Australia Walks Back Surplus Promise on Deadly Virus, Wildfires
(Bloomberg) -- Australian Treasurer Josh Frydenberg has walked back promises to return the budget to surplus as a summer marked by devastating wildfires and the coronavirus outbreak sap the economy.
“These events, outside our control, are going to have an impact on the economy,” Frydenberg told the Australian Broadcasting Corp.’s ‘Insiders’ program Sunday. “As for delivering the surplus, our focus is on delivering support to the people who need it the most.”
Asked repeatedly whether he was premature in claiming the budget would return to surplus this financial year, Frydenberg sidestepped the question.
“In terms of the surplus, you’ll have to tune in on budget night,” he said.
Slowing economic growth was eroding the surplus before the wildfires broke out. The government in December cut its forecast surplus for the 12 months through June 30 to A$5 billion ($3.3 billion) from April’s budget estimate of A$7.1 billion as it scaled back estimated tax revenues.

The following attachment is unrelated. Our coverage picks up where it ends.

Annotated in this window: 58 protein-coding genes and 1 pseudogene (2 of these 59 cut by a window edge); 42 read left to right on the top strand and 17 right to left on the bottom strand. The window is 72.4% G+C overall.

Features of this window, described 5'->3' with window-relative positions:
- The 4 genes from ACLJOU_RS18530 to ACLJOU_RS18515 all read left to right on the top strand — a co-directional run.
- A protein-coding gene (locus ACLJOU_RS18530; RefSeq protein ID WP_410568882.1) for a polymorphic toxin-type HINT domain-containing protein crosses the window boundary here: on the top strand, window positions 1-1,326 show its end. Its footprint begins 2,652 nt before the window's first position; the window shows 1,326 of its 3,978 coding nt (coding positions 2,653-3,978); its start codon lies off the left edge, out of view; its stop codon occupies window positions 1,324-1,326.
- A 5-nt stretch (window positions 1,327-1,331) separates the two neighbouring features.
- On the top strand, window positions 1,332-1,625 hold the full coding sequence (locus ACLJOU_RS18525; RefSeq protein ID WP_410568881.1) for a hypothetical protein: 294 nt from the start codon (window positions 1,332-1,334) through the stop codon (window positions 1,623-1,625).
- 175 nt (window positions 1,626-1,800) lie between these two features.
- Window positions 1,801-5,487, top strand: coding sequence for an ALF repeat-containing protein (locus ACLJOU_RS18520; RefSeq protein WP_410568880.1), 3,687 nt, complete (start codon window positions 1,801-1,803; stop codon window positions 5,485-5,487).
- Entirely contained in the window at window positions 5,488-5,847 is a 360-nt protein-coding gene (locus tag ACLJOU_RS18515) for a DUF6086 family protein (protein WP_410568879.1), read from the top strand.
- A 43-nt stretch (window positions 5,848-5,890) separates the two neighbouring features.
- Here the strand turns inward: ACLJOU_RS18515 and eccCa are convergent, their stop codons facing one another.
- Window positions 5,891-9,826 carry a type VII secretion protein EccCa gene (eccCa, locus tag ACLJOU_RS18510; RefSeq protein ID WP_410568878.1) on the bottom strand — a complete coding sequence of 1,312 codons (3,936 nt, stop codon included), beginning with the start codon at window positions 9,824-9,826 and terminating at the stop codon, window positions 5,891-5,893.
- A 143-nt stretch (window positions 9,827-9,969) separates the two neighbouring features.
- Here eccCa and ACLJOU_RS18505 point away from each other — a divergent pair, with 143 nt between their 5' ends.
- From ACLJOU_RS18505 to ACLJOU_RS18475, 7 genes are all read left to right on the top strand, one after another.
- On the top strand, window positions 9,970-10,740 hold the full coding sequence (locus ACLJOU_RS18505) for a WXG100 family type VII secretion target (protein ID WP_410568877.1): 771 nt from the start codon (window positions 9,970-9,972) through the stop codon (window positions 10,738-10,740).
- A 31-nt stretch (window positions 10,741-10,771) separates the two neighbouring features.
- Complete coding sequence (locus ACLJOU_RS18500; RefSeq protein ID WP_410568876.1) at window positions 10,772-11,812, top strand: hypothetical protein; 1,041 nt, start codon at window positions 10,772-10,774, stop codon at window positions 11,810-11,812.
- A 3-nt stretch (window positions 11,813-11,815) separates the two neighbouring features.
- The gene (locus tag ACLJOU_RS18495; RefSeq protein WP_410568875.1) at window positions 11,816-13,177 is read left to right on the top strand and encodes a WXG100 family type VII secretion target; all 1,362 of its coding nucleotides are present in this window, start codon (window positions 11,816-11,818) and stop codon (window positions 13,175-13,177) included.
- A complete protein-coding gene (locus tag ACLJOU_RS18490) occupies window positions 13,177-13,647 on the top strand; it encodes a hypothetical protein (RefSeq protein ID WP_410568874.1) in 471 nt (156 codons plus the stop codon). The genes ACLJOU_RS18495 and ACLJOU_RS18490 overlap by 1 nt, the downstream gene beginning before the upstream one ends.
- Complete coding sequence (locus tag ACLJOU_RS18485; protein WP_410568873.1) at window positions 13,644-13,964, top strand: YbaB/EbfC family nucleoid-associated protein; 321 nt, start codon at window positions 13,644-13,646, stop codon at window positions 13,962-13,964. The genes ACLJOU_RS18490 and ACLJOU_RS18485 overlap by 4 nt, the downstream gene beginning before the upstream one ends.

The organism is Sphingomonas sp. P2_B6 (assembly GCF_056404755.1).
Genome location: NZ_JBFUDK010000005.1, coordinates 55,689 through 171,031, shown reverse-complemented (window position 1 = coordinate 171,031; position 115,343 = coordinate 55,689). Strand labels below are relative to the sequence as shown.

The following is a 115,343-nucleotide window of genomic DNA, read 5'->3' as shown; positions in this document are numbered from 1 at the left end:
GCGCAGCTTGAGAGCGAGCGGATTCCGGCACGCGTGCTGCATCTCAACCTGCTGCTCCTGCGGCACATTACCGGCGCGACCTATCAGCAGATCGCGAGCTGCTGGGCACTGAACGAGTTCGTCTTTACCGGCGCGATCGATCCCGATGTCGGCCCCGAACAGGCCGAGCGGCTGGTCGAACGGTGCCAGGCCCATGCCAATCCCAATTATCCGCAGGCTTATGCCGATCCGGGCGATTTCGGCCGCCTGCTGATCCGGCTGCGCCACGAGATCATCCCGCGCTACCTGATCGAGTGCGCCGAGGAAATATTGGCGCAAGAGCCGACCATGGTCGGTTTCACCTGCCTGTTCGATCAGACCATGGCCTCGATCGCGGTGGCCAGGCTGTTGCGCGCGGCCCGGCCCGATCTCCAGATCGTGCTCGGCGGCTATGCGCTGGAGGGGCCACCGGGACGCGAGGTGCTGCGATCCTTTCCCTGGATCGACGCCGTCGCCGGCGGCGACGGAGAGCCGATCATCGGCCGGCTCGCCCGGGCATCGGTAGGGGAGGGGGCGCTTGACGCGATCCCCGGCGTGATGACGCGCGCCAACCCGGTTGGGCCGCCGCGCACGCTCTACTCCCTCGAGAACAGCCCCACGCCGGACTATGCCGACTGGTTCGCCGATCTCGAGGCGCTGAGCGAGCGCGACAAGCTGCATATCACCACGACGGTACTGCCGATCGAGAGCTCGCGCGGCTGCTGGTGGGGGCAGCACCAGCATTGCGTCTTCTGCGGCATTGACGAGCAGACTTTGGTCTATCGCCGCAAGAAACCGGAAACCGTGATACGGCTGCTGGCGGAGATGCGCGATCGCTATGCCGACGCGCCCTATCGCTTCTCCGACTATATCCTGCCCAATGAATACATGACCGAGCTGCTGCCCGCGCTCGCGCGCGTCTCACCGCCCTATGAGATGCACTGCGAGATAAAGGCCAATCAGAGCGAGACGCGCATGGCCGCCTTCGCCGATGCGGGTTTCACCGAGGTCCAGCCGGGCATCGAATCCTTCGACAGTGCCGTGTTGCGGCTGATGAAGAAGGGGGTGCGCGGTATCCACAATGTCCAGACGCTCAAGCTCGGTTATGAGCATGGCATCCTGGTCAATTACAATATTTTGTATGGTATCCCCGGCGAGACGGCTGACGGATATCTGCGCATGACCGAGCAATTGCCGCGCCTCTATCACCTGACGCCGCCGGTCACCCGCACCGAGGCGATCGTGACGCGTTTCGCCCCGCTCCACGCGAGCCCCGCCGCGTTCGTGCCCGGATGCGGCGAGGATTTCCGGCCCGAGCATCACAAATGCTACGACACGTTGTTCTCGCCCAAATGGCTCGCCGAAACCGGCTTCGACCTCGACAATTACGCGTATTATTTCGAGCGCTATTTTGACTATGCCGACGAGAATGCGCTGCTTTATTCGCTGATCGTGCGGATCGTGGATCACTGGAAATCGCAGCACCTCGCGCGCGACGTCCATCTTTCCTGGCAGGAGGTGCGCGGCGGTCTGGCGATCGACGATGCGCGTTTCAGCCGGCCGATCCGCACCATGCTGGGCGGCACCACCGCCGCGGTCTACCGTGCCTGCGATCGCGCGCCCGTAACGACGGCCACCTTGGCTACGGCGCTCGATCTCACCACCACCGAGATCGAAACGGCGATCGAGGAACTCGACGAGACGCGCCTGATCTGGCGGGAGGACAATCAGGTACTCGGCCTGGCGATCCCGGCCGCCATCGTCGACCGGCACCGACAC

It has since announced a A$2 billion bushfire recovery fund to help communities rebuild from blazes that have killed at least 31 people and destroyed or damaged more than 4,000 houses. Images of the Sydney Opera House shrouded in smoke and holidaymakers seeking shelter on beaches has dealt a blow to international and domestic tourists.
Now, there’s the added effect of the outbreak of the deadly coronavirus outbreak. Australia yesterday effectively shut its border for at least the next two weeks to travelers from China, the nation’s biggest source of international tourists and foreign students.
While Frydenberg today said its “too early to give a definitive view” of the economic impact of the virus, one of his predecessors as treasurer, Peter Costello, last week said the economy will cop a double-hit from the fires and coronavirus.
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